Resolution is determined by the customer's needs. “For thepast few years, we've been making 24-bit transfers for MattBarton,” says Appelbaum. “[Barton] either brings hisequipment down or we use our own Tascam DA-45HR DAT recorders. When itcomes to file creation and digital preservation, our current standardis [at least] 96 kHz/24-bit.” But the analog side is also underscrutiny. “We're constantly upgrading our transferequipment,” says Appelbaum. “For example, we are currentlyusing the Simon Yorke turntable [with Vibraplane] and a KAB SouvenirMK12 phono preamp.”
After loading into a Sonic Solutions workstation, project masteringengineer Phil Klum's first task is to edit the entire project byclosing gaps, cutting out unwanted chatter, pulling split pieces of aperformance together and removing mic hits. In some cases, it'snecessary to re-create something that has been damaged or cut in someway from the source, such as a guitar chord, a missed sung phrase oreven a spoken-word section that may be badly masked by damaged media.In the beginning, Klum recalls, any one of these processes took anentire afternoon, but these days, the team can complete the task withinthree hours.
With the editing complete, Klum then determines what type of sonicrestoration, if any, would be best for any given sound source. In thebeginning, Sonic Solution's No Noise program was the primary solution.But after nearly 100 projects, Klum has taken many different paths,from varying types of EQ (analog and digital), using complex notchfiltering, manual de-clicking, and alternative de-noising and broadbandde-hissing techniques.
After any restorative processing — which, by the way, can takemany hours just to test pieces, retry different algorithm settings,etc. — it's time to get to the other mastering chores, such aslevel, EQ, dynamics (if necessary) and the fine-tuning of edits, fades,etc. Klum comments that level adjustment is not only from track totrack, but also within tracks, as he often encounters a songthat sounds like the record level was radically raised or lowered,almost as though a knob was quickly moved during the recording. Othersections may have up/down level variations in increasing or decreasingamounts, as if the recordings were faded out and then back in, but atquicker speeds than you'd think a fade could be handled. He views suchchallenges as a sculptor smoothing a sculpture's rough edges.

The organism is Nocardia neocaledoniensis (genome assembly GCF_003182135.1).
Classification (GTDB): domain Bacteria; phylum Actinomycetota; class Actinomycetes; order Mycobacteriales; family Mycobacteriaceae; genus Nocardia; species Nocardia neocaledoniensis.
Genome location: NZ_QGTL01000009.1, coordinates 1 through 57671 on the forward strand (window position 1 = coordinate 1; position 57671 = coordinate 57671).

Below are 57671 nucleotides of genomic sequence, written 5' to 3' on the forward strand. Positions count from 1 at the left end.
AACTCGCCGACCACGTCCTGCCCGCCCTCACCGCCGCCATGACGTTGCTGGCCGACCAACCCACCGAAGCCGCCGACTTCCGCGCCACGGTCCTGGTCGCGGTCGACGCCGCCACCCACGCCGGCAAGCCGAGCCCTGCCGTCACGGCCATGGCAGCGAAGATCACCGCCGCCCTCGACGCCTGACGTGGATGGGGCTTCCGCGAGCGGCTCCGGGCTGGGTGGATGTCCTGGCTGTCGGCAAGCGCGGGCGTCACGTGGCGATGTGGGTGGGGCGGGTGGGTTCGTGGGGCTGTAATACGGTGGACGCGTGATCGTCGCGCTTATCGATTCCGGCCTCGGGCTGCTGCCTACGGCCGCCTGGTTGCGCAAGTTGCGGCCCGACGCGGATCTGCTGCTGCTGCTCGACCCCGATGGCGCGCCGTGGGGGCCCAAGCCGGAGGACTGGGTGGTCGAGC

When the project has advanced to the first reference level, Klumcuts refs for the entire team to evaluate and makes any necessarychanges before cutting the master, which, in seven years, has gone fromPCM-1630 (in the beginning) to Exabyte to PMCD. Exabyte refers to theDDP format used as a master medium to ship to the manufacturing plants.It was considered to have very few errors per tape. PMCD (pre-masteredCD) is a format owned by Sonic and Sony. Exclusive to Sonic, a PMCD canonly be written on a Sonic DAW: PQ codes are burned into the lead-outof the blank disc. But that was then; many plants now accept CD-Rmasters as a matter of fact.
It may sound obvious but it's true: There's a fine line betweenremoving unwanted noise and going overboard. Lowering the noise flooror a set of noises beyond a certain point can reveal other noises thatmay be untouchable. So, again, the goal is a happy middle ground.
“From the beginning, our concern was to preserve the originalsources and their integrity by making it as easy as possible to hearwhat was originally recorded and documented by Alan Lomax, withoutgoing to extremes with regard to removing noise, sonic anomalies,etc.,” says Klum, summing up the team's philosophy. “Theamounts of EQ and other processing have been employed only to‘bring out’ what we feel was there originally. Whatever theanomaly, on tape or disc, our goal has always been to go just farenough so that the listener can appreciate — without altering— all of the work Mr. Lomax compiled.”
For more fun, visit Eddie's Website at www.tangible-technology.com.